The ethanol yield was low earlier because of the inability to ferment C5 sugars; that is, cellulosic sugars that can be used as renewable resources. Nonetheless, the hurdle of optimising the ethanol yield has been overcome, especially by using an advanced yeast strain that can tolerate high levels of inhibitory compounds commonly found in cellulosic hydrolysate. A specially developed yeast enables co-fermentation of both C5 and C6 sugars with quick xylose utilisation and high ethanol yield. Just like the first-generation ethanol production, second-generation ethanol is recovered from the fermentation broth through the distillation process, while thin stillage and lignin cakes are collected and sold as co-products.

Although it seems like fiction, Brazil’s Raízen proves that it is technically and commercially viable to produce second-generation ethanol. The global leader in the production of first- and second-generation ethanol has already sold one billion litres of second-generation ethanol. In addition, St1, a Finland-based company, and Versalis, an Italy-based company, have also demonstrated that it is possible to utilise biomass such as softwood and hardwood in ethanol production.

Positive impact of ethanol on the environment

While certain kinds of oil palm biomass are used for different purposes such as solid fuels for steam boilers and mulch for oil palms, many of them have still not been explored for their uses. Furthermore, it is also not a surprise to see several types of biomass disposed of at the oil palm plantations without a controlled method in place for the same during high cropping months.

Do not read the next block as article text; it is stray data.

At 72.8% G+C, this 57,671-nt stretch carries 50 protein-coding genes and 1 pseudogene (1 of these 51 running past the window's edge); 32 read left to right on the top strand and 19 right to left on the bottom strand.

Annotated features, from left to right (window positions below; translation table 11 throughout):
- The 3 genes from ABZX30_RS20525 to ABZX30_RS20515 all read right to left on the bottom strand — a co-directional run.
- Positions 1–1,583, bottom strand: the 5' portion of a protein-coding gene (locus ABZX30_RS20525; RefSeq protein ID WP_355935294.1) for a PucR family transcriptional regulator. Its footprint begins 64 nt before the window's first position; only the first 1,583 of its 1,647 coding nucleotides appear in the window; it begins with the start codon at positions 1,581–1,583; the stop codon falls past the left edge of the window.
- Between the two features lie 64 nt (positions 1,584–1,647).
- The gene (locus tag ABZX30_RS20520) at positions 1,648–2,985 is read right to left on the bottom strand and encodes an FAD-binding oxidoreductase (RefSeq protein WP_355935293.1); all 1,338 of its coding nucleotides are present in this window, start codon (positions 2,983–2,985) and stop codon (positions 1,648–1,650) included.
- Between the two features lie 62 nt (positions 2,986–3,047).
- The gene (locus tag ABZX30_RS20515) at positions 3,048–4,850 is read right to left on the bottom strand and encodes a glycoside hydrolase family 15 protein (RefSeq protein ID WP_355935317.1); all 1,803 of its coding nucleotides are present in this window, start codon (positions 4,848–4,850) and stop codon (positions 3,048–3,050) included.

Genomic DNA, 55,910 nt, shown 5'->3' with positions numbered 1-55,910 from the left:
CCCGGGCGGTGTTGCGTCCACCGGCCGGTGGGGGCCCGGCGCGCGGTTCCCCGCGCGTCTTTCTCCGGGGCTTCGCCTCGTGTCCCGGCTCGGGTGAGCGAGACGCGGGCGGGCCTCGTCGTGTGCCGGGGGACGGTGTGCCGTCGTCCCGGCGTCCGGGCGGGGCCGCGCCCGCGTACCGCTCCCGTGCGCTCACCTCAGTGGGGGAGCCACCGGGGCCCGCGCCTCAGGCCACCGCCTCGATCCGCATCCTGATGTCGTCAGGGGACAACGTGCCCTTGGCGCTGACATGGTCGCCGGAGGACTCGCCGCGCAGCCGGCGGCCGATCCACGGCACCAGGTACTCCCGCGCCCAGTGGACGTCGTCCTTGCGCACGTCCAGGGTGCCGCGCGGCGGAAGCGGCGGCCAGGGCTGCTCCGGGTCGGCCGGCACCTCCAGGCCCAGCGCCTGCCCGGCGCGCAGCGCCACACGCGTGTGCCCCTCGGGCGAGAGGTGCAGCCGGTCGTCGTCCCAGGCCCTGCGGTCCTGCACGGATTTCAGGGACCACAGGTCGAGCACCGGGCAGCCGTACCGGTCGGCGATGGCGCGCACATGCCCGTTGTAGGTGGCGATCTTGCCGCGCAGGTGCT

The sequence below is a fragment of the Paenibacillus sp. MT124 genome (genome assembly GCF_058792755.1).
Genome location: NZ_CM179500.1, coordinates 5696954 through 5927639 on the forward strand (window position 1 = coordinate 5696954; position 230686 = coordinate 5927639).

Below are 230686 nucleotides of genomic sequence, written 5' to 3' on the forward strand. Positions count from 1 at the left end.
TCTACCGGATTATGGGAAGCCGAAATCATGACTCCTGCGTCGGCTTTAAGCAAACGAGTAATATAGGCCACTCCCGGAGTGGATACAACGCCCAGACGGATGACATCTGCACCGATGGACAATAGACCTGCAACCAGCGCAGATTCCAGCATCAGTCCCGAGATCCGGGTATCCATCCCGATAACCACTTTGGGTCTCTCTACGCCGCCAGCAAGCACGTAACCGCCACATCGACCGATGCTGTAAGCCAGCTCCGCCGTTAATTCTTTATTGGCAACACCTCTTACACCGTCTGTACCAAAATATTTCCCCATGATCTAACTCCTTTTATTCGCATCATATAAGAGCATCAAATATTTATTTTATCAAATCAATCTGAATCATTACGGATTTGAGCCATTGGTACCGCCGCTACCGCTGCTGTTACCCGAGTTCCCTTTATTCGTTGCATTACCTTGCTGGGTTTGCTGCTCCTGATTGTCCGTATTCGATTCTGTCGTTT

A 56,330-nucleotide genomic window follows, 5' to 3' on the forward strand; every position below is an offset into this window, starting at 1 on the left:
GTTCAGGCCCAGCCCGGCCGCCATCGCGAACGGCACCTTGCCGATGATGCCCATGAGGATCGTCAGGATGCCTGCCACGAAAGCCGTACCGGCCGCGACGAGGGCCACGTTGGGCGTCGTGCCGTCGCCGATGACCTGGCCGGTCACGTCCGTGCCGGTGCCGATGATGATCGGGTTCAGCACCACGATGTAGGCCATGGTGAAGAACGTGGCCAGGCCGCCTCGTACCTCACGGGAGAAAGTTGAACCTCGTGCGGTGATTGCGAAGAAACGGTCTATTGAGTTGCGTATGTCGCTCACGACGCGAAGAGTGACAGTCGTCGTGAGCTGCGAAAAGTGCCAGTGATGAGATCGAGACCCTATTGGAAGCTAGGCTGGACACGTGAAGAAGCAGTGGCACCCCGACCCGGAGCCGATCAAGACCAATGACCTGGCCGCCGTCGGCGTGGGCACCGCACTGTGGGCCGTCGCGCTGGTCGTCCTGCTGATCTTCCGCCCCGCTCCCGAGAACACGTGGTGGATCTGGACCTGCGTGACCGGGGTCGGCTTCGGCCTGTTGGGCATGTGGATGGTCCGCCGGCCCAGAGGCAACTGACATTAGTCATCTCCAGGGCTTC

So, if we can upgrade the remaining oil palm biomass to second-generation ethanol, it could help contribute to emission climate neutrality. Assuming half of the palm oil biomass produced by Malaysia had been used for second-generation ethanol production, it would have produced around 1,000 million litres of ethanol. This is around 6% of the gasoline fuel usage in the country in 2021. Although this cannot completely address the needs, it is definitely a great start for a second-generation ethanol journey.

When we replace fossil fuels with the thus-produced second-generation ethanol, it could potentially save carbon emissions equivalent to 1.9 million tonnes of carbon dioxide, which corresponds to taking 429,000 vehicles off the road every year.